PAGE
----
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The debate that took place recently on the
Taper industry's demand to access state
forest lands for industrial plantations takes me
back to a key, yet, unresolved governance
issue. The very first edition of Down to Earth
had carried a debate on the environmental
impact of the policy of liberalisation, between
the proponents and opponents of the new
economic regime. There, I had argued that its
impact will be determined by the provisions
made for adequate governance systems for
deciding upon the trade-offs that any capital
investment or development activity will bring
about, and keep them under control.
But the government is simultaneously liberalising the entrepreneur, as well as tightening its control over most of the natural
resource base, including the forests, water
resources, grasslands and the atmosphere. As
liberalisation increasingly spurs entrepreneurial activity, there will have to be some mechanism to decide upon the checks and
balances needed for an equitable and sustainable use of natural resources.
There has been no liberalisation in this
area, and the government's track record is
absolutely atrocious. It has put all these
resources at the command of industry and the
rich and the middle class, without insisting
upon any discipline, or charging them the true
cost of their consumption. The result is that
our air is getting more and more polluted, so
is our water, and our forests are no better off.
Land degradation continues apace.
Sadly, no speaker emphasised the need for
a new governance system'for these lands. The
ministry of environment and forests' support
to the industry is an archetypal case of the
state swinging the natural resources in favour
of the rich, without forcing them to pay for
the resources being put on their platter.
The paper industry argues that the new
policy of liberalisation means that even state-
owned forest lands should be made available
to it. But this is completely fallacious, as the
eminent economist C H Hanumantha Rao
has pointed out. If liberalisation means allowing market forces to control industrial development, then the decision to support industrial plantations on state forest lands goes
totally against that philosophy. It will destroy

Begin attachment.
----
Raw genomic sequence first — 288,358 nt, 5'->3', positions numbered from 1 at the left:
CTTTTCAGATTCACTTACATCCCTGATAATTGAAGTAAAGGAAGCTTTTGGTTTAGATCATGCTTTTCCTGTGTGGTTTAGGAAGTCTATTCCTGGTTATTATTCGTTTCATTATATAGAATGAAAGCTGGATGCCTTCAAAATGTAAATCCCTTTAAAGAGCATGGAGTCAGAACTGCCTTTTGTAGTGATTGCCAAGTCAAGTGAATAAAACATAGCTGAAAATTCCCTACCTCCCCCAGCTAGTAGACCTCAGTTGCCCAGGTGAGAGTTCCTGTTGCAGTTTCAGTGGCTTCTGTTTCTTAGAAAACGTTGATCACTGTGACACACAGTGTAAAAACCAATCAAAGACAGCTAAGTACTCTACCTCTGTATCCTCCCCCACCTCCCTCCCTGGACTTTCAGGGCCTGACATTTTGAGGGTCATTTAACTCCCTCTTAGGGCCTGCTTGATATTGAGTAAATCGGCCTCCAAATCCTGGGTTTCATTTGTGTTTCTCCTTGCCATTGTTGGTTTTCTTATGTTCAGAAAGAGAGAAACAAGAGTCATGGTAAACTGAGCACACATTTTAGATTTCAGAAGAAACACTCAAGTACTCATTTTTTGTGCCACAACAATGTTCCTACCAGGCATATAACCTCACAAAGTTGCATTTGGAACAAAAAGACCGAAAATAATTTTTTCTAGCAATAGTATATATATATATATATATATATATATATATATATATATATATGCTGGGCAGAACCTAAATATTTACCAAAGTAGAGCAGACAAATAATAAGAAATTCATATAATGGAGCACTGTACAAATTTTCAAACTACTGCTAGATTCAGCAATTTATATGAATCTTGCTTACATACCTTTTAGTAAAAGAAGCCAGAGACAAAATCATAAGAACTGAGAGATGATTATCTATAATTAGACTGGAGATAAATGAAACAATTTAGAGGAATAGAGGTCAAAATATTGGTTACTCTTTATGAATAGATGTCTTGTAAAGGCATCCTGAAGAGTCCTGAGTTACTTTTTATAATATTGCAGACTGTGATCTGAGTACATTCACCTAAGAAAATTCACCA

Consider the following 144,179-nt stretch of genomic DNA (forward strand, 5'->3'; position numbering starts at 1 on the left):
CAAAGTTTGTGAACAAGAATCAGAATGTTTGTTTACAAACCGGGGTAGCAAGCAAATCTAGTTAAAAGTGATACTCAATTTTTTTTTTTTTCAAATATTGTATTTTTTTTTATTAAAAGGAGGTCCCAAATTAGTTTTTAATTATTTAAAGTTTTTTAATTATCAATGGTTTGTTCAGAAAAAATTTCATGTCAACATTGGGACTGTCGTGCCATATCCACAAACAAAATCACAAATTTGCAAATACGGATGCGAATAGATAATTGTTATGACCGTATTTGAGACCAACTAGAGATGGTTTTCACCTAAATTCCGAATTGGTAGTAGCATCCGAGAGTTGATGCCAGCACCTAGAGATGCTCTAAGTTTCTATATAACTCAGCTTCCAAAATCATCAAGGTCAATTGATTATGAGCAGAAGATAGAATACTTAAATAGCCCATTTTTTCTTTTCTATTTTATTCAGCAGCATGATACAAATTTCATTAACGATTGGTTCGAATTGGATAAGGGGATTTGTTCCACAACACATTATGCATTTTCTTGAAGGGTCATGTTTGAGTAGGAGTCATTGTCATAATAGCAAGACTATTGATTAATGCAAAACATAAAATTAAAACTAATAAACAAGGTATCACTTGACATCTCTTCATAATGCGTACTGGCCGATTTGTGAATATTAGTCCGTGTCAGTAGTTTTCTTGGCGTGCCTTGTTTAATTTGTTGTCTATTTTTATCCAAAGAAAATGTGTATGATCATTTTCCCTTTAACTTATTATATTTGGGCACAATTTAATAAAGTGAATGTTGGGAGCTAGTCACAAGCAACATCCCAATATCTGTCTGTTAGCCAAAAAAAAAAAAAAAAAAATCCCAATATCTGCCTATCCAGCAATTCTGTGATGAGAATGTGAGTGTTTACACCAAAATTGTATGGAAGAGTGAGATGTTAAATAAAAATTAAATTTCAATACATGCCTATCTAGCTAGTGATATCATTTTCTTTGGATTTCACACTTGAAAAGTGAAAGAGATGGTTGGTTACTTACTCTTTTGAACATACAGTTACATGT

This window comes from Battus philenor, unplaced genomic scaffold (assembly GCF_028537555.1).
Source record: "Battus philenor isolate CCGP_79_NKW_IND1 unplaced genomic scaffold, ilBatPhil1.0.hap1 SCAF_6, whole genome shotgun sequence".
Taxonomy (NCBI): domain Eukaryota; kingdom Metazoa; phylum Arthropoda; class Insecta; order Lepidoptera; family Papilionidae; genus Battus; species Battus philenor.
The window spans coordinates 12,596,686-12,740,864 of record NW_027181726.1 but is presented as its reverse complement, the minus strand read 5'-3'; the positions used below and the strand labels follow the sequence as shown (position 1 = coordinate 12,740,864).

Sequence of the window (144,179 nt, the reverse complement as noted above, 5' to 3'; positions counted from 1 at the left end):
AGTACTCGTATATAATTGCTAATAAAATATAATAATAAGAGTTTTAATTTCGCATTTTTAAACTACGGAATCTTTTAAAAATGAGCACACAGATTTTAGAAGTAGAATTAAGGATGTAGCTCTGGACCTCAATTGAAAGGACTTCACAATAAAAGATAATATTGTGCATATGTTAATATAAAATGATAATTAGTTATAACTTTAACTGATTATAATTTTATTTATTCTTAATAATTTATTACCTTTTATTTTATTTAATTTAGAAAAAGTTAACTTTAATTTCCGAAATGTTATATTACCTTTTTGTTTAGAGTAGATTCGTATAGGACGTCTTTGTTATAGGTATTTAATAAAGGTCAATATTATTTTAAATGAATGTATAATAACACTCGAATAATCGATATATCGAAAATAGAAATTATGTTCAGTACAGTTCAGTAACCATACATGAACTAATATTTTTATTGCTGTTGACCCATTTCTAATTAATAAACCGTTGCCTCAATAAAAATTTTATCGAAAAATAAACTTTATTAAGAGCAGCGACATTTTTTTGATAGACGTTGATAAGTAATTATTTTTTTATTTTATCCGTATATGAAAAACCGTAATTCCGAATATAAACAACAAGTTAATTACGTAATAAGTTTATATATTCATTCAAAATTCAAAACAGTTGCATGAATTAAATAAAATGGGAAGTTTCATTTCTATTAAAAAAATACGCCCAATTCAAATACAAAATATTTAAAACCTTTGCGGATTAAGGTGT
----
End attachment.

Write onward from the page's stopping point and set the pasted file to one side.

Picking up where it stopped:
wood markets and lead to a state-determined
wood economy. If industry grows its own
wood, why should it buy wood grown by tribal communities, as part of joint forest management programmes, or from the farmers?
Checks and balances in the use of natural
resources will never emerge unless the concept of state property - promoted by the British - is given up. The country's commons should by law become-community
property. The state should intervene only in
cases where the communities fail to meet
specified objectives, or harm other
communities. The communities have a vested
interest in sustainable management of the
environment and the natural resource base,
because it is their habitat, their survival base.
Let no one think that comm -unities will
oppose development. Most of them will
strongly favour it. But they will also learn fast
if they undertake wrong development paths. I
am, therefore, convinced that the best way to
move towards a liberalised economy is not
just to liberate the entrepreneur, but also to
empower local communities. The former will
not then negotiate the use of natural resources
with the politicians and bureaucrats, who
have no-interest in these.
While so much has been written about the
paper industry and its demand for state forest
lands, have you noticed that almost no forest
officer has come out openly on this issue,
especially one who is opposed to this? I can
understand the fears of serving officers. But
what about the retired ones?
I know that community empowerment is
not a perfect solution to achieve environmental sustainability. It will fail in many, many cases. But I am certain that it will fail in fewer
cases'than the present governance system
does. And the communities will learn faster
from their own mistakes. I am, therefore, certain that it is the best sirategy we have, or will
ever have. If we don't -move in this direction
there will be other similar cases of state action
distorting natural resource@use, destroying the
environment, and adversely affecting those
dependent on it. This is the biggest lessmi I
have learnt from the recent debate.
Liberalisation must not just mean entrepreneur empowerment, but also community empowerment, so that the people will find
their best checks and balances. So, what do
you think: will those political parties which
oppose the new economic policy take up this
issue as their forthcoming election agenda, or
will they just rant and rave in favour of
untrammelled state power?